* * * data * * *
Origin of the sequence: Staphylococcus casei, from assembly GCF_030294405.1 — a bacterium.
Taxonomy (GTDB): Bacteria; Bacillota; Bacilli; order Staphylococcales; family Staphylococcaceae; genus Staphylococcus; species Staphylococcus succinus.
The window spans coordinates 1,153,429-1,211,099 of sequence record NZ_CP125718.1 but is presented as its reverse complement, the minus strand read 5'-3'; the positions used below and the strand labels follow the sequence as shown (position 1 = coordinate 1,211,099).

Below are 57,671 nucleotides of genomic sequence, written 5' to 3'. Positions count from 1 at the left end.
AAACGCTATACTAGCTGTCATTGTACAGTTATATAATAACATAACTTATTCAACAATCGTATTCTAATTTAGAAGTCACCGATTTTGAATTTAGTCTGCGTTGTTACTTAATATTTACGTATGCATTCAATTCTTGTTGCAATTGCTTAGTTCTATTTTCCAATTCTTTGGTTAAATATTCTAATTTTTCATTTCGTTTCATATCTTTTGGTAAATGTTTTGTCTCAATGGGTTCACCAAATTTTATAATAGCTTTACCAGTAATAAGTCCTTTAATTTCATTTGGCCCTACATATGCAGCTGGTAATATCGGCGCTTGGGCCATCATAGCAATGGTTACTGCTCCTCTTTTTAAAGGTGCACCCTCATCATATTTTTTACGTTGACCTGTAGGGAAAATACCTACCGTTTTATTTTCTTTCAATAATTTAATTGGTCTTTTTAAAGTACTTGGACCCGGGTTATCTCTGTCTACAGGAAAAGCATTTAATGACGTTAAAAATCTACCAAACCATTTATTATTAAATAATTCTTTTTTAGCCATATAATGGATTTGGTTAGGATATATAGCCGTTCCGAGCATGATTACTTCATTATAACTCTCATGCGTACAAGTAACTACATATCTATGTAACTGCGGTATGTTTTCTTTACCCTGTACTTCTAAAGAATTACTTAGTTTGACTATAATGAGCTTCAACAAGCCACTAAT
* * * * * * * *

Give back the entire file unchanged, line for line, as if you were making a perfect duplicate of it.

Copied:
Origin of the sequence: Staphylococcus casei, from assembly GCF_030294405.1 — a bacterium.
Taxonomy (GTDB): Bacteria; Bacillota; Bacilli; order Staphylococcales; family Staphylococcaceae; genus Staphylococcus; species Staphylococcus succinus.
The window spans coordinates 1,153,429-1,211,099 of sequence record NZ_CP125718.1 but is presented as its reverse complement, the minus strand read 5'-3'; the positions used below and the strand labels follow the sequence as shown (position 1 = coordinate 1,211,099).

Below are 57,671 nucleotides of genomic sequence, written 5' to 3'. Positions count from 1 at the left end.
AAACGCTATACTAGCTGTCATTGTACAGTTATATAATAACATAACTTATTCAACAATCGTATTCTAATTTAGAAGTCACCGATTTTGAATTTAGTCTGCGTTGTTACTTAATATTTACGTATGCATTCAATTCTTGTTGCAATTGCTTAGTTCTATTTTCCAATTCTTTGGTTAAATATTCTAATTTTTCATTTCGTTTCATATCTTTTGGTAAATGTTTTGTCTCAATGGGTTCACCAAATTTTATAATAGCTTTACCAGTAATAAGTCCTTTAATTTCATTTGGCCCTACATATGCAGCTGGTAATATCGGCGCTTGGGCCATCATAGCAATGGTTACTGCTCCTCTTTTTAAAGGTGCACCCTCATCATATTTTTTACGTTGACCTGTAGGGAAAATACCTACCGTTTTATTTTCTTTCAATAATTTAATTGGTCTTTTTAAAGTACTTGGACCCGGGTTATCTCTGTCTACAGGAAAAGCATTTAATGACGTTAAAAATCTACCAAACCATTTATTATTAAATAATTCTTTTTTAGCCATATAATGGATTTGGTTAGGATATATAGCCGTTCCGAGCATGATTACTTCATTATAACTCTCATGCGTACAAGTAACTACATATCTATGTAACTGCGGTATGTTTTCTTTACCCTGTACTTCTAAAGAATTACTTAGTTTGACTATAATGAGCTTCAACAAGCCACTAAT